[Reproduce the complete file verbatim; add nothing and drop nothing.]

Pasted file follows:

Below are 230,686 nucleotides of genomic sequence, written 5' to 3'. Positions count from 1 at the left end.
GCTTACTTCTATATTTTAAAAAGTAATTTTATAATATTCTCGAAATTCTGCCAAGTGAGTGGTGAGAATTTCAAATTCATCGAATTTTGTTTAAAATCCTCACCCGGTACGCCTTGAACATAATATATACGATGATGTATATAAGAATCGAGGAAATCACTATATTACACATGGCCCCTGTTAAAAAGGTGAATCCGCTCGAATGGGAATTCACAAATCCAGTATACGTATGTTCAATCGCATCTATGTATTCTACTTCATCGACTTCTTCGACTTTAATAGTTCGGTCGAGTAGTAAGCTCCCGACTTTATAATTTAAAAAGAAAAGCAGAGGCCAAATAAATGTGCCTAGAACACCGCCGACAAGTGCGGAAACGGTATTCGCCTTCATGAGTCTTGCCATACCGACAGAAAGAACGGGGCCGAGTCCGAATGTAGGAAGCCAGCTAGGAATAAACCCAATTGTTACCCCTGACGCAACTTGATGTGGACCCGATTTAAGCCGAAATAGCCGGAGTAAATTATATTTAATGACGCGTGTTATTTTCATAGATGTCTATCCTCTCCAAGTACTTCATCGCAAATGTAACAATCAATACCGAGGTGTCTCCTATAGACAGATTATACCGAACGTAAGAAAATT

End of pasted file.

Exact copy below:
Below are 230,686 nucleotides of genomic sequence, written 5' to 3'. Positions count from 1 at the left end.
GCTTACTTCTATATTTTAAAAAGTAATTTTATAATATTCTCGAAATTCTGCCAAGTGAGTGGTGAGAATTTCAAATTCATCGAATTTTGTTTAAAATCCTCACCCGGTACGCCTTGAACATAATATATACGATGATGTATATAAGAATCGAGGAAATCACTATATTACACATGGCCCCTGTTAAAAAGGTGAATCCGCTCGAATGGGAATTCACAAATCCAGTATACGTATGTTCAATCGCATCTATGTATTCTACTTCATCGACTTCTTCGACTTTAATAGTTCGGTCGAGTAGTAAGCTCCCGACTTTATAATTTAAAAAGAAAAGCAGAGGCCAAATAAATGTGCCTAGAACACCGCCGACAAGTGCGGAAACGGTATTCGCCTTCATGAGTCTTGCCATACCGACAGAAAGAACGGGGCCGAGTCCGAATGTAGGAAGCCAGCTAGGAATAAACCCAATTGTTACCCCTGACGCAACTTGATGTGGACCCGATTTAAGCCGAAATAGCCGGAGTAAATTATATTTAATGACGCGTGTTATTTTCATAGATGTCTATCCTCTCCAAGTACTTCATCGCAAATGTAACAATCAATACCGAGGTGTCTCCTATAGACAGATTATACCGAACGTAAGAAAATT